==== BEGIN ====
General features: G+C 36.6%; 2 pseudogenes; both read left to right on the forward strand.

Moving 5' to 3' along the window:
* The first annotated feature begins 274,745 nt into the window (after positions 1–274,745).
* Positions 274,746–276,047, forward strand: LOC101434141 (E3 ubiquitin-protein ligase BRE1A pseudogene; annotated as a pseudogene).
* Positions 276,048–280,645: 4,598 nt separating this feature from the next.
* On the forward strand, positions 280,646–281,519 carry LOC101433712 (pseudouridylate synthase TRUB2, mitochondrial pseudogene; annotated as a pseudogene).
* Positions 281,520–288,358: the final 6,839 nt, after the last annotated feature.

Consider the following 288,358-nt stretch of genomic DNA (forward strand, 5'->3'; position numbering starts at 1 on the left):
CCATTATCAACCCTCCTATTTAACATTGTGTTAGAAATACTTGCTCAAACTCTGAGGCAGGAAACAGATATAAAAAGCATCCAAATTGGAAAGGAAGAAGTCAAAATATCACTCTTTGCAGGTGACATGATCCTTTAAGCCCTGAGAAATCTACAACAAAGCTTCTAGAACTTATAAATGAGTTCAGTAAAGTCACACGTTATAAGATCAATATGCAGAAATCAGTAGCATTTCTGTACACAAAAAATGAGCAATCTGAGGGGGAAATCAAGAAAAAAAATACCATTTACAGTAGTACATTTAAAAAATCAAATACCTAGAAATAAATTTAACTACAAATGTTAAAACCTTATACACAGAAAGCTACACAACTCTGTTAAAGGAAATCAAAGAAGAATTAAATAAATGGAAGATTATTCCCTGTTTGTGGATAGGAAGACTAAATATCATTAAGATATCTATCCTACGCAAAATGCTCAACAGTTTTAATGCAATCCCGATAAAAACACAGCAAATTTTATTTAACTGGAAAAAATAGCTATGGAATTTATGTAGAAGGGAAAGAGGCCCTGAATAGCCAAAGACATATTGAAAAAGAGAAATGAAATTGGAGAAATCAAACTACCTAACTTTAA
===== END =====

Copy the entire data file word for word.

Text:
General features: G+C 36.6%; 2 pseudogenes; both read left to right on the forward strand.

Moving 5' to 3' along the window:
* The first annotated feature begins 274,745 nt into the window (after positions 1–274,745).
* Positions 274,746–276,047, forward strand: LOC101434141 (E3 ubiquitin-protein ligase BRE1A pseudogene; annotated as a pseudogene).
* Positions 276,048–280,645: 4,598 nt separating this feature from the next.
* On the forward strand, positions 280,646–281,519 carry LOC101433712 (pseudouridylate synthase TRUB2, mitochondrial pseudogene; annotated as a pseudogene).
* Positions 281,520–288,358: the final 6,839 nt, after the last annotated feature.

Consider the following 288,358-nt stretch of genomic DNA (forward strand, 5'->3'; position numbering starts at 1 on the left):
CCATTATCAACCCTCCTATTTAACATTGTGTTAGAAATACTTGCTCAAACTCTGAGGCAGGAAACAGATATAAAAAGCATCCAAATTGGAAAGGAAGAAGTCAAAATATCACTCTTTGCAGGTGACATGATCCTTTAAGCCCTGAGAAATCTACAACAAAGCTTCTAGAACTTATAAATGAGTTCAGTAAAGTCACACGTTATAAGATCAATATGCAGAAATCAGTAGCATTTCTGTACACAAAAAATGAGCAATCTGAGGGGGAAATCAAGAAAAAAAATACCATTTACAGTAGTACATTTAAAAAATCAAATACCTAGAAATAAATTTAACTACAAATGTTAAAACCTTATACACAGAAAGCTACACAACTCTGTTAAAGGAAATCAAAGAAGAATTAAATAAATGGAAGATTATTCCCTGTTTGTGGATAGGAAGACTAAATATCATTAAGATATCTATCCTACGCAAAATGCTCAACAGTTTTAATGCAATCCCGATAAAAACACAGCAAATTTTATTTAACTGGAAAAAATAGCTATGGAATTTATGTAGAAGGGAAAGAGGCCCTGAATAGCCAAAGACATATTGAAAAAGAGAAATGAAATTGGAGAAATCAAACTACCTAACTTTAA